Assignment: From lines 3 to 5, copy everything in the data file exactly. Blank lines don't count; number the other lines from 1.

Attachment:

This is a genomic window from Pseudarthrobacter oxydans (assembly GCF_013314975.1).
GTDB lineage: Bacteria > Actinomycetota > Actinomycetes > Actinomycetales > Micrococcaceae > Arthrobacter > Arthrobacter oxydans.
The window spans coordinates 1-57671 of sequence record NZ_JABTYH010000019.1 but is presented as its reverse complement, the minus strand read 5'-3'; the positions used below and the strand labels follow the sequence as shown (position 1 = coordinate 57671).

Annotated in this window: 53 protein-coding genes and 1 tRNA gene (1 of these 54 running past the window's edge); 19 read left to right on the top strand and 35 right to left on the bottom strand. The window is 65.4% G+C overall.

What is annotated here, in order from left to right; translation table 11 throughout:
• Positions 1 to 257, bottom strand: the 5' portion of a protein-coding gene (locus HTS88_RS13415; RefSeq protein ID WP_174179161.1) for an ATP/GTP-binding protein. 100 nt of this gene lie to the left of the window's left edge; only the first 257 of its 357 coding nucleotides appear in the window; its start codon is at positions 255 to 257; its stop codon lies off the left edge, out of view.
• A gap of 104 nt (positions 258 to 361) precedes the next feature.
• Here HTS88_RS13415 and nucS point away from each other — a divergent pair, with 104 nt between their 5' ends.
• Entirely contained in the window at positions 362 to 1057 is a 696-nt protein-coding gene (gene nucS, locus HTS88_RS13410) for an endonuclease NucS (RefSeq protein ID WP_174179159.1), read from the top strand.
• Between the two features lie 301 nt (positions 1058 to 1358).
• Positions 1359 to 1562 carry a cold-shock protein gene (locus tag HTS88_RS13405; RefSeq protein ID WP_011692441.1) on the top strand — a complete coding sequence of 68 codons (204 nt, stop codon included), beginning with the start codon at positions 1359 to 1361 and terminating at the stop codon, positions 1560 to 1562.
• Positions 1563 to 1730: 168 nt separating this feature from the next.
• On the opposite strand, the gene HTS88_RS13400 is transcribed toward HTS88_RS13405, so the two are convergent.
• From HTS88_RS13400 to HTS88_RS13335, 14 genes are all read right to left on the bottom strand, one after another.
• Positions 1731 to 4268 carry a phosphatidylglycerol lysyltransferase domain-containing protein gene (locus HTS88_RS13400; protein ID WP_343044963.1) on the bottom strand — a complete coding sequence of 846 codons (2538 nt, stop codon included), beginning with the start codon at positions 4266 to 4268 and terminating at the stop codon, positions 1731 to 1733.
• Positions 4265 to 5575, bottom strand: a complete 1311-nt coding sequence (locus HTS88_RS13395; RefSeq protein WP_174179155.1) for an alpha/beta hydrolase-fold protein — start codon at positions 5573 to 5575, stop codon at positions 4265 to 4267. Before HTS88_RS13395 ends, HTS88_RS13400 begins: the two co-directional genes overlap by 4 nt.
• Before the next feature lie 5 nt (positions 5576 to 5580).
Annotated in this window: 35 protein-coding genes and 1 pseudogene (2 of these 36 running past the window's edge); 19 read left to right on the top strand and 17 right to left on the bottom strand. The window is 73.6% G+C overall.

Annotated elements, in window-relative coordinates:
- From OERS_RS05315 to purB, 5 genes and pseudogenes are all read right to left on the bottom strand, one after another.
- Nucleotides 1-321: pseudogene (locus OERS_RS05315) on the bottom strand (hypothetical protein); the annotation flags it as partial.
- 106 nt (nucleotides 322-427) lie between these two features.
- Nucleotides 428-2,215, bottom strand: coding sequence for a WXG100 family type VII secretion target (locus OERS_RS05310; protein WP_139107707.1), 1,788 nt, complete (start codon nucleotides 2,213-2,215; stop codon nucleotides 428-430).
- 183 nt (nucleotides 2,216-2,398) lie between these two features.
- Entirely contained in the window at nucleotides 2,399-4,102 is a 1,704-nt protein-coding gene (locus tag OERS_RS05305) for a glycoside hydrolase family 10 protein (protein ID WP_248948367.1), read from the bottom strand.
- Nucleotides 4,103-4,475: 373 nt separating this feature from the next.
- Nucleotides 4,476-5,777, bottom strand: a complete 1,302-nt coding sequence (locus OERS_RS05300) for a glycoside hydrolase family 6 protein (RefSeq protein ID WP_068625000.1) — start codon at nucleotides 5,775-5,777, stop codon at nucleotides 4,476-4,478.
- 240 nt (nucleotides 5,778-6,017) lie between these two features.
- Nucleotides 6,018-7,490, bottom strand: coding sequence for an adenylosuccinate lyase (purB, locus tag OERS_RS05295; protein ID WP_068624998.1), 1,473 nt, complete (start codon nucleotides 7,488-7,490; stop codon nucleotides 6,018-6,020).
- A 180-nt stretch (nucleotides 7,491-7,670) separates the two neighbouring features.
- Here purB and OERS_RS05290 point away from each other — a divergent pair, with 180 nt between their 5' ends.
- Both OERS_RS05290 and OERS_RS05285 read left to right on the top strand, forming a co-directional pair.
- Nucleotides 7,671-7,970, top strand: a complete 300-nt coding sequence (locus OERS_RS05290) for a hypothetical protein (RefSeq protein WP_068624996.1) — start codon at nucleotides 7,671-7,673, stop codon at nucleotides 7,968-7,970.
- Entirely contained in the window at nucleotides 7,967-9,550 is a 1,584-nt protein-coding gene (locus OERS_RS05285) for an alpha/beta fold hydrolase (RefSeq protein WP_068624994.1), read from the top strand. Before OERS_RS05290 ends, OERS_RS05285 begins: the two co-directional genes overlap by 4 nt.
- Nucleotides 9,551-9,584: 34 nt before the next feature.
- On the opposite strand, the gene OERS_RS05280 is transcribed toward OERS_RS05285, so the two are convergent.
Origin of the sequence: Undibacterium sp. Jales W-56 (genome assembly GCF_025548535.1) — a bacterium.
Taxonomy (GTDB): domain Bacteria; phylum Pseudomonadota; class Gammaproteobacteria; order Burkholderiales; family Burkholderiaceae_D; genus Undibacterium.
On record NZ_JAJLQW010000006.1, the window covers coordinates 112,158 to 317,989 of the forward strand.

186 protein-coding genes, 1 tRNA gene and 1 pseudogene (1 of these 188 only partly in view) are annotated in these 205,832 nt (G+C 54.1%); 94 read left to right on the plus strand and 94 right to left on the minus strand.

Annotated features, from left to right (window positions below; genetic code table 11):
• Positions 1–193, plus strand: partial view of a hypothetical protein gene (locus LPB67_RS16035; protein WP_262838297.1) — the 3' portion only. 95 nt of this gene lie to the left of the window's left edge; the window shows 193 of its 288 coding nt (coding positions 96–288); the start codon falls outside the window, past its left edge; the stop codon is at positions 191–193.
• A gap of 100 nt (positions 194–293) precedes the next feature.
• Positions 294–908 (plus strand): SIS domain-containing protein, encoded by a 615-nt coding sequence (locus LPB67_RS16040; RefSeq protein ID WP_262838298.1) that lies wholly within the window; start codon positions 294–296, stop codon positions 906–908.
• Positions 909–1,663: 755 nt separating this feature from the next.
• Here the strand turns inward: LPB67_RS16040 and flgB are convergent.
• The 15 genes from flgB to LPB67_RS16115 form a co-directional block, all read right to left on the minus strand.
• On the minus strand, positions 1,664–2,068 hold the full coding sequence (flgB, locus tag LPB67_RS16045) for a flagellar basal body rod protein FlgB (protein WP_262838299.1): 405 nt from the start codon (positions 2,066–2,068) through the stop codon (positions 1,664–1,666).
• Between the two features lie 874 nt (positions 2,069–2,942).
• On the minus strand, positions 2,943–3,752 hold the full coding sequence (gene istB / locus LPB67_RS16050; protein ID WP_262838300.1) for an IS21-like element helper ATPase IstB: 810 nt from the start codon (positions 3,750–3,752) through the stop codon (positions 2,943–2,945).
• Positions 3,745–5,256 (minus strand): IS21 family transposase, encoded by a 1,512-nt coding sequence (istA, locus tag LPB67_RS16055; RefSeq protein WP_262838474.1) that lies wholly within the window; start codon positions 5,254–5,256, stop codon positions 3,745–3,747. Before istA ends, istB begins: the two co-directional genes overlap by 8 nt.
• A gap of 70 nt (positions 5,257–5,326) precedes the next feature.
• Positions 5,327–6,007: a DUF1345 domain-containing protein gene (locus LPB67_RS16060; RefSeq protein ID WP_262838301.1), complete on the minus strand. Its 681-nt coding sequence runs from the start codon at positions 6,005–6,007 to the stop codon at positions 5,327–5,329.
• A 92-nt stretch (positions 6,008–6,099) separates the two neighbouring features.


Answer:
The window spans coordinates 1-57671 of sequence record NZ_JABTYH010000019.1 but is presented as its reverse complement, the minus strand read 5'-3'; the positions used below and the strand labels follow the sequence as shown (position 1 = coordinate 57671).

Annotated in this window: 53 protein-coding genes and 1 tRNA gene (1 of these 54 running past the window's edge); 19 read left to right on the top strand and 35 right to left on the bottom strand. The window is 65.4% G+C overall.

What is annotated here, in order from left to right; translation table 11 throughout: